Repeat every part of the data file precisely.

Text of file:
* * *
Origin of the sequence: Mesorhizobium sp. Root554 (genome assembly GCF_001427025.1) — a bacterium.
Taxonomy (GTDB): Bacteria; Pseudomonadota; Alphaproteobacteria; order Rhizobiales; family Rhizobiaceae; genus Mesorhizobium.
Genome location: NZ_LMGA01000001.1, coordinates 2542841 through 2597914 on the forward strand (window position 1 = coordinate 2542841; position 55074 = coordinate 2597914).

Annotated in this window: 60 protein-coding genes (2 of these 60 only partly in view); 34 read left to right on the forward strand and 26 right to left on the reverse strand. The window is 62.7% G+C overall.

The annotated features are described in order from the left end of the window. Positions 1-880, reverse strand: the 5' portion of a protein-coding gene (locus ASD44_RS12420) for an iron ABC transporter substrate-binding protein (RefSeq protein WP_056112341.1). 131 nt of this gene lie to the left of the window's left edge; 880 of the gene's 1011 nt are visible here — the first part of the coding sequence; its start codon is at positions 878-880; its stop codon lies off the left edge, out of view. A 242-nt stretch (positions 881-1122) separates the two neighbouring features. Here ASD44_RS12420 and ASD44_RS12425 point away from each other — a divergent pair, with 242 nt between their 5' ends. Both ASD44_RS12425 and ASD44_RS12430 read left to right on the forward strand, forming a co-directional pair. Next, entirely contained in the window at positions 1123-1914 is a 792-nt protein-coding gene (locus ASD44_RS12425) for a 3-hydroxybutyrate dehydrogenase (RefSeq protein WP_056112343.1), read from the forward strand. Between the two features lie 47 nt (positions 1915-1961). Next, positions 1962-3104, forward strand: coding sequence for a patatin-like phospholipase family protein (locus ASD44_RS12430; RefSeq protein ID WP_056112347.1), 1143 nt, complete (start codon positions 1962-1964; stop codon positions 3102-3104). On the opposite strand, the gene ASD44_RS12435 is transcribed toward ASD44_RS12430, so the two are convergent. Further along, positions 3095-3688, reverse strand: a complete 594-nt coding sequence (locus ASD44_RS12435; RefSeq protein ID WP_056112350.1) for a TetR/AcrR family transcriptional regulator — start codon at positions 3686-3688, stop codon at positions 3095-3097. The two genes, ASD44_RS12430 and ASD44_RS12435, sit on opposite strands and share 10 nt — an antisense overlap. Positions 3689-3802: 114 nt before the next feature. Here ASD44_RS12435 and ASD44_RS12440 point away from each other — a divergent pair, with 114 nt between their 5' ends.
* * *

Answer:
Origin of the sequence: Mesorhizobium sp. Root554 (genome assembly GCF_001427025.1) — a bacterium.
Taxonomy (GTDB): Bacteria; Pseudomonadota; Alphaproteobacteria; order Rhizobiales; family Rhizobiaceae; genus Mesorhizobium.
Genome location: NZ_LMGA01000001.1, coordinates 2542841 through 2597914 on the forward strand (window position 1 = coordinate 2542841; position 55074 = coordinate 2597914).

Annotated in this window: 60 protein-coding genes (2 of these 60 only partly in view); 34 read left to right on the forward strand and 26 right to left on the reverse strand. The window is 62.7% G+C overall.

The annotated features are described in order from the left end of the window. Positions 1-880, reverse strand: the 5' portion of a protein-coding gene (locus ASD44_RS12420) for an iron ABC transporter substrate-binding protein (RefSeq protein WP_056112341.1). 131 nt of this gene lie to the left of the window's left edge; 880 of the gene's 1011 nt are visible here — the first part of the coding sequence; its start codon is at positions 878-880; its stop codon lies off the left edge, out of view. A 242-nt stretch (positions 881-1122) separates the two neighbouring features. Here ASD44_RS12420 and ASD44_RS12425 point away from each other — a divergent pair, with 242 nt between their 5' ends. Both ASD44_RS12425 and ASD44_RS12430 read left to right on the forward strand, forming a co-directional pair. Next, entirely contained in the window at positions 1123-1914 is a 792-nt protein-coding gene (locus ASD44_RS12425) for a 3-hydroxybutyrate dehydrogenase (RefSeq protein WP_056112343.1), read from the forward strand. Between the two features lie 47 nt (positions 1915-1961). Next, positions 1962-3104, forward strand: coding sequence for a patatin-like phospholipase family protein (locus ASD44_RS12430; RefSeq protein ID WP_056112347.1), 1143 nt, complete (start codon positions 1962-1964; stop codon positions 3102-3104). On the opposite strand, the gene ASD44_RS12435 is transcribed toward ASD44_RS12430, so the two are convergent. Further along, positions 3095-3688, reverse strand: a complete 594-nt coding sequence (locus ASD44_RS12435; RefSeq protein ID WP_056112350.1) for a TetR/AcrR family transcriptional regulator — start codon at positions 3686-3688, stop codon at positions 3095-3097. The two genes, ASD44_RS12430 and ASD44_RS12435, sit on opposite strands and share 10 nt — an antisense overlap. Positions 3689-3802: 114 nt before the next feature. Here ASD44_RS12435 and ASD44_RS12440 point away from each other — a divergent pair, with 114 nt between their 5' ends.